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April 19th, 2006


As I’ve mentioned earlier, Jean Schneider’s authoritative Extrasolar Planets Encyclopedia has introduced a slick .php-based approach that’s keeping the systemic team on their toes. At Schneider’s site, one can interactively produce correlation diagrams for the known extrasolar planets. As more planets are discovered, these diagrams (for example the a-e plot and the Msin(i)-a plot) are beginning to show a fascinating richness of detail.

The inclusion of date of discovery as one of the plottable parameters attracted my attention.

For example, a plot of the Log of the planetary period versus discovery date shows hints of interesting structure:

planetary period vs. discovery date

Over the past few years, the majority of newly detected planets can be divided into a population with P<10 days (the hot Jupiters), and a population with P>200 days (the eccentric giants). There is a statistically significant gap in the period distribution in the intermediate-period regime. This gap tells us something significant about the planet formation process. My interpretation is that the migration process is not readily halted until a planet reaches the region of the disk where the dyanamics of the protostellar disk gas are subject to the laws of ideal MHD. More on that later.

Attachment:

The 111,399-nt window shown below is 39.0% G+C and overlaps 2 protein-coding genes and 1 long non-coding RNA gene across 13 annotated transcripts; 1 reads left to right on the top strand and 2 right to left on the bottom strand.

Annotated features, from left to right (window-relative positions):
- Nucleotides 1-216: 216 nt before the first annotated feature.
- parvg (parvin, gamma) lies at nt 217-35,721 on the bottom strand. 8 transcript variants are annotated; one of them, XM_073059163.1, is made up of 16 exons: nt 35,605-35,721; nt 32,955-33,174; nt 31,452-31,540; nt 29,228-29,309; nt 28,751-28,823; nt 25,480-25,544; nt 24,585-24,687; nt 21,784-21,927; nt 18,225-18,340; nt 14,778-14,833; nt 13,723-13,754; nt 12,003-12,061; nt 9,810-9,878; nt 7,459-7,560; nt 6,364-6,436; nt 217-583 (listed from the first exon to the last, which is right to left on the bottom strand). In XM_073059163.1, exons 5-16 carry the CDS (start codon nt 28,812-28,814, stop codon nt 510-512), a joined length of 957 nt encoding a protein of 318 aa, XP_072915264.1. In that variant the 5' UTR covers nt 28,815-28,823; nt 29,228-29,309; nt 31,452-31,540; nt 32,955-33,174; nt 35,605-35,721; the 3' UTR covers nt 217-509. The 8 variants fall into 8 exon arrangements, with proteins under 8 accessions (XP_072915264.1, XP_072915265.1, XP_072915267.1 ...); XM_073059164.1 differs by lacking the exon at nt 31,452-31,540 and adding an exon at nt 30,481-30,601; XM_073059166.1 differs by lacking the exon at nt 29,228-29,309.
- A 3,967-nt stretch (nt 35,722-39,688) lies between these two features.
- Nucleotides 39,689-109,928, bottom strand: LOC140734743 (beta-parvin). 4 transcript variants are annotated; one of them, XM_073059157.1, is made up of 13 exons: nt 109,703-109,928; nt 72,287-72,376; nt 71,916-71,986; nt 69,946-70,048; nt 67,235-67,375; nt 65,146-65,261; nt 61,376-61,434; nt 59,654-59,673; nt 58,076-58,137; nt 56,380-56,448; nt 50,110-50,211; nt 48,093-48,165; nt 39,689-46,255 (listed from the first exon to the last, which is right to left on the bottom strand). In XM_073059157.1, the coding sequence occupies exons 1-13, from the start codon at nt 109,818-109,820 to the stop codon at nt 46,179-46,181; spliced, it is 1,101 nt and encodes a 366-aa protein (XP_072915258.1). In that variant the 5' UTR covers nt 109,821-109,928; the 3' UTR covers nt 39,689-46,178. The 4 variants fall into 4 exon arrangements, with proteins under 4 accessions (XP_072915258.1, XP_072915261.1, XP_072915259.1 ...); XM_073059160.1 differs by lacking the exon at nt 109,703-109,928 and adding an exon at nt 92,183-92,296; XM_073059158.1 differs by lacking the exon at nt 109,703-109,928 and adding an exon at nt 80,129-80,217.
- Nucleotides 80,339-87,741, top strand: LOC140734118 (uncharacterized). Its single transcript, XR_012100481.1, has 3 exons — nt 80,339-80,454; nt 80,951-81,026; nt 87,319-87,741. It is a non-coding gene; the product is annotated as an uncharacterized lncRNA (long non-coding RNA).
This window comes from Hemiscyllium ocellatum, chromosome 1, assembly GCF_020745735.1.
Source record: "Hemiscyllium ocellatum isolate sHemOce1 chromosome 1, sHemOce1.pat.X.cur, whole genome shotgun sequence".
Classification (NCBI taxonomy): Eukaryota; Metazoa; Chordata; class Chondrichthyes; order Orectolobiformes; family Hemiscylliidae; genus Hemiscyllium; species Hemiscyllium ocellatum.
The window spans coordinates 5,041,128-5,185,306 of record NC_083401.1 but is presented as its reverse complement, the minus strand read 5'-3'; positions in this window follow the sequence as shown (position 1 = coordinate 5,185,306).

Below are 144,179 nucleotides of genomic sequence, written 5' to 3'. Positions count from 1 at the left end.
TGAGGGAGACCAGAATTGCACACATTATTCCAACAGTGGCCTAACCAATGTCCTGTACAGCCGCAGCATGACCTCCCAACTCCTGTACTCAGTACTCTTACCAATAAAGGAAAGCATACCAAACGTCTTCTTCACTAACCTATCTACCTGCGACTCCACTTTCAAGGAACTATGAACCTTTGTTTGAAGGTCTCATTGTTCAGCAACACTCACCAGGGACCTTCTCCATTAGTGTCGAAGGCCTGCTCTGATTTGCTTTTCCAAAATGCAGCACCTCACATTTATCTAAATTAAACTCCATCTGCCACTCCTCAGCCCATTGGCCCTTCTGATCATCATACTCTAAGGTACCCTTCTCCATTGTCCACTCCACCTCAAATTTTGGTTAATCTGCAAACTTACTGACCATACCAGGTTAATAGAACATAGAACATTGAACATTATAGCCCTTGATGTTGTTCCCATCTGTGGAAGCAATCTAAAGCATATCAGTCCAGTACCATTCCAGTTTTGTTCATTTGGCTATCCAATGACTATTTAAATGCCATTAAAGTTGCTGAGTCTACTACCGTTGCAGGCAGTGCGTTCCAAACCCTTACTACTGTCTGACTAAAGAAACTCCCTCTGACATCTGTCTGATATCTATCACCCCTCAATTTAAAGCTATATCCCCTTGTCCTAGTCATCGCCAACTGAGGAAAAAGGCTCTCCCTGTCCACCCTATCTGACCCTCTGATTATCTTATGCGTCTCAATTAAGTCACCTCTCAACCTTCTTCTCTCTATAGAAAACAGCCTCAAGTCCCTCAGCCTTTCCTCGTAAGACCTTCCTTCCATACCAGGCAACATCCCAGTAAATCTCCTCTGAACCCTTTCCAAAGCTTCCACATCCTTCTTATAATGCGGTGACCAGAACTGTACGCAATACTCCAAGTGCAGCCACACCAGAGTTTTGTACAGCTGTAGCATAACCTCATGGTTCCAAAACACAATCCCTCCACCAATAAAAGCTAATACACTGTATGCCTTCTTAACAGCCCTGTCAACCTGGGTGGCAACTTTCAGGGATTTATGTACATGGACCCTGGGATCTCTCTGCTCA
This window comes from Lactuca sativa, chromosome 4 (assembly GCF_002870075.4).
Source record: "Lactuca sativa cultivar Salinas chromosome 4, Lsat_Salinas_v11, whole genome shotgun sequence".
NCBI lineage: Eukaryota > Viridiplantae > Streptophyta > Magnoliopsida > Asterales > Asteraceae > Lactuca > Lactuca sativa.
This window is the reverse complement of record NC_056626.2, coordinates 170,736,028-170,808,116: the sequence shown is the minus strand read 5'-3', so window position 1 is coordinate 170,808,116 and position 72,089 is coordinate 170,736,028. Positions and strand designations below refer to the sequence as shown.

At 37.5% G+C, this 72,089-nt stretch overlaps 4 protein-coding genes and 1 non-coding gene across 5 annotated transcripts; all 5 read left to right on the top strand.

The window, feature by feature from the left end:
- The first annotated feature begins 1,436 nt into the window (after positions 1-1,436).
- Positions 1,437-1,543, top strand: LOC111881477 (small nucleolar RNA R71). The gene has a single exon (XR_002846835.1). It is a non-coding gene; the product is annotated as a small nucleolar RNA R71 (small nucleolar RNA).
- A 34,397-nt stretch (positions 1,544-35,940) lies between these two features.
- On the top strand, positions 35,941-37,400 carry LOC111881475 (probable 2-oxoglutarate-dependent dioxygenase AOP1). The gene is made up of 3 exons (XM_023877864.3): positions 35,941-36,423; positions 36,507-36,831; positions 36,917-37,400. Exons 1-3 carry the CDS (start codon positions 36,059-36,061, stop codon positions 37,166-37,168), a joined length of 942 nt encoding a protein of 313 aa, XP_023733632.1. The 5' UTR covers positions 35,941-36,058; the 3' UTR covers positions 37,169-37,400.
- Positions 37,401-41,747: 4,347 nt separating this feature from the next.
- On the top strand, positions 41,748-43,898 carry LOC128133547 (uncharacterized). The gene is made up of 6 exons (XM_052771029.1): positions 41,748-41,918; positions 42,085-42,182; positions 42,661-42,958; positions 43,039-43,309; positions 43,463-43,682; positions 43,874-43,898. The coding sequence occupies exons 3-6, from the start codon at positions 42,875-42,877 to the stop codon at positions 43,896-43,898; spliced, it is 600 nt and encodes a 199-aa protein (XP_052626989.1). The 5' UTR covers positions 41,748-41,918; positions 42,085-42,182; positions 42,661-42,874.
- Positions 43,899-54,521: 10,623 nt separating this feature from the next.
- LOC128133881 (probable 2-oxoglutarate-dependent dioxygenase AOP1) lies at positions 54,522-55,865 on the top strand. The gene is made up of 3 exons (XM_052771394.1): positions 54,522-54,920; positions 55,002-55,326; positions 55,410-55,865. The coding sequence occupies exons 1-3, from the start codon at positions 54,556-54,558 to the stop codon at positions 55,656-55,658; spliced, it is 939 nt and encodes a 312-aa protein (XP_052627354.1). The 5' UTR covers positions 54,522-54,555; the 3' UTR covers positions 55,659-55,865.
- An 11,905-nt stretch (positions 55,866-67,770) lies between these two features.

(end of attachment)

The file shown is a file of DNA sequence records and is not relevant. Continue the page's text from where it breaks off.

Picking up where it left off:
From a more practical standpoint, the paucity of intermediate period planets has made it tough going for the transitsearch.org collaboration. When planetary periods are less than about 10 days, the discovery team is usually able to complete a photometric search for transits before the planet is publicly announced. When a planetary period exceeds 200 days, it’s generally hopeless to mount an exhaustive transit search, even with a distributed network.

You’ll get another very interesting diagram if you plot the Log of the planetary mass as a function of discovery date. As usual, I’ve redone the axes and annotations with Adobe Illustrator to get that familiar oklo.org look-n-feel:

planetary mass vs. discovery date

In this log-linear space, the lower envelope of detected planet mass is a linear function of time. This allows for an easy extrapolation to estimate the discovery date of the first Earth-mass planet orbiting a nearby main-sequence star…

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